There’s a way you can get back at lot of speed on your PC, and it only takes a few minutes, plus it’s free and doesn’t require you to be an expert. Here’s a walk through of how to manage your start up processes.
Whether you know it or not, when you turn on your PC, many programs run without your knowing. Some of these programs are rather benign and even necessary, such as a messaging client or your automatic backup program. But many of them are unnecessary and only serve to eat up your RAM and utilize the CPU, thus slowing down your computer. I’ve seen some PC’s with dozens of start up processes that run after a reboot. Usually those computers are the slowest and least responsive.
Where do these programs come from? When you install new software, a lot of them come with associated start up processes. For example, when you install iTunes, a program called iTunes Helper runs at start up. This process keeps a look out for any connections made with an Apple product, thus causing iTunes to launch. While this may be a slight convenience, you can also just manually open iTunes if you’re connecting an iPod or iPhone to your PC. If you kill this start up process, you’ll save system resources.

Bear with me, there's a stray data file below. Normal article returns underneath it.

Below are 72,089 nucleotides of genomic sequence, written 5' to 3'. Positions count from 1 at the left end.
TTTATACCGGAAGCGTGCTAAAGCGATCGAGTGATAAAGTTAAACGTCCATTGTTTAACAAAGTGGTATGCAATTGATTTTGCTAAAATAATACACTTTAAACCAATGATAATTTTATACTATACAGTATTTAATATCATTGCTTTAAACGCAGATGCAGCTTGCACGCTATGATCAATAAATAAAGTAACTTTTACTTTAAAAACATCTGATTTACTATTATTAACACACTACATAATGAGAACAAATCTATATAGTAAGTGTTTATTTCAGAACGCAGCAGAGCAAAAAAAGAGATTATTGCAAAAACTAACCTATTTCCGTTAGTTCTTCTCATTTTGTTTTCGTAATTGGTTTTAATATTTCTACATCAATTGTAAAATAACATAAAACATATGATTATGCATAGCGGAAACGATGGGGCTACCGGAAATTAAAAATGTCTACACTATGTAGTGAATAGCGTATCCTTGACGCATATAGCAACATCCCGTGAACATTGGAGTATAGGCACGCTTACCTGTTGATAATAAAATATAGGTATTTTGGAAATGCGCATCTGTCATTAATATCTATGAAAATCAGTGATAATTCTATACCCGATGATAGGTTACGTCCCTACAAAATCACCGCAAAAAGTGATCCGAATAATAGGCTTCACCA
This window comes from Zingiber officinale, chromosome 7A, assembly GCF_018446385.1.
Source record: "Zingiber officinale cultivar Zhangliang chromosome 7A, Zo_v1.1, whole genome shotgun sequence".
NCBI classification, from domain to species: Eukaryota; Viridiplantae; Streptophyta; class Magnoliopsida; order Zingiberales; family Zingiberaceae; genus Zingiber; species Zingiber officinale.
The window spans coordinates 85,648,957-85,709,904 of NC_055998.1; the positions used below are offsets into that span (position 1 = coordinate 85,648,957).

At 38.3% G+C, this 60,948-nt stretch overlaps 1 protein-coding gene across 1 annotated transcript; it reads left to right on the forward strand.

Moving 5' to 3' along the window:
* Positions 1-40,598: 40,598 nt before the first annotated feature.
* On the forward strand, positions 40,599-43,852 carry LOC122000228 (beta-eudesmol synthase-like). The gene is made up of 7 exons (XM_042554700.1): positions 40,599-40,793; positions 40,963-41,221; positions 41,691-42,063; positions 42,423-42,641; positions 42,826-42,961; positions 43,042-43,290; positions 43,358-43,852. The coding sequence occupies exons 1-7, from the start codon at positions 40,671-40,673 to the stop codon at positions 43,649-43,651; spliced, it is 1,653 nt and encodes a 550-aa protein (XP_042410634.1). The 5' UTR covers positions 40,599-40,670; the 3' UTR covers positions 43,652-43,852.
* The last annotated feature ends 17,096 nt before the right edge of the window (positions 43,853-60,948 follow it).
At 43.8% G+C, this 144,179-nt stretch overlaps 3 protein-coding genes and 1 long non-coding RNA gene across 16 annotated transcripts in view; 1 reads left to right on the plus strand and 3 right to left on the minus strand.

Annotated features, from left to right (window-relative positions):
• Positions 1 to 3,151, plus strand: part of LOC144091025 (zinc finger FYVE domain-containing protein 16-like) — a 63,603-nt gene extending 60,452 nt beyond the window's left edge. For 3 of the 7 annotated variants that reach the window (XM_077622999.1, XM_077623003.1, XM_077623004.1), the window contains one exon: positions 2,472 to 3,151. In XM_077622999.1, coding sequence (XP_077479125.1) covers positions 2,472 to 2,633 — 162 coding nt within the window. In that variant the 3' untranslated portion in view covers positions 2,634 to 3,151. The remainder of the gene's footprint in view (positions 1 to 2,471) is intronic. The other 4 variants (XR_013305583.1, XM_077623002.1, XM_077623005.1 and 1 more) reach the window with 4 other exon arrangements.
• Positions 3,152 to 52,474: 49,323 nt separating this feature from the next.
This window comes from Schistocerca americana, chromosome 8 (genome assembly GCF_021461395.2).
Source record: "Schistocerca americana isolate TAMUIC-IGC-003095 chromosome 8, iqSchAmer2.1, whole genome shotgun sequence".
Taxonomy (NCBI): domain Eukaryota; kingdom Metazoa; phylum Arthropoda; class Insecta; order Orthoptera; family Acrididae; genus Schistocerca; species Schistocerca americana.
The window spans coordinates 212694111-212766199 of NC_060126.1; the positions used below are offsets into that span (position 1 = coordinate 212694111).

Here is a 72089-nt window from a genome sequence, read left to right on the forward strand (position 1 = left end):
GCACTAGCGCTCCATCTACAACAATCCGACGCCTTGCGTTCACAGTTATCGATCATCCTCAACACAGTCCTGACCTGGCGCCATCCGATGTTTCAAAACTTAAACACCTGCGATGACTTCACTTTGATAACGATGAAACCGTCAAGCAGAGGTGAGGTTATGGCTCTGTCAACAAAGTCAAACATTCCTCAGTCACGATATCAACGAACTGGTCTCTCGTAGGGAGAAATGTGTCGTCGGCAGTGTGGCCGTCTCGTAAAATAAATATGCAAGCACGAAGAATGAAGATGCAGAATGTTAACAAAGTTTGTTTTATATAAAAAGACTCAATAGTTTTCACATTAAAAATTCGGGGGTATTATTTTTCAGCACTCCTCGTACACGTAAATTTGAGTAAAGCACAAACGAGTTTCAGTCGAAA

Here are the steps:
1. In Vista or Win7, type “msconfig” into the search bar in the start menu. In XP, open the Run program and do the same thing. If you get a User Account Control dialogue, press “yes”.
2. Go to the fourth tab – Start up.
3. Go through this list and uncheck anything you don’t need to start up when you start your PC. It’s better to uncheck more than less, because you can go back into this screen and recheck certain items if you find that your computer is not launching a key program, etc.
4. Reboot your computer, and enjoy the added speed. For extra fun, take note to the idle CPU utilization (via the Task Manager) and amount of free RAM, and compare that to the stats after you manage your start up processes. For some, the difference may be huge.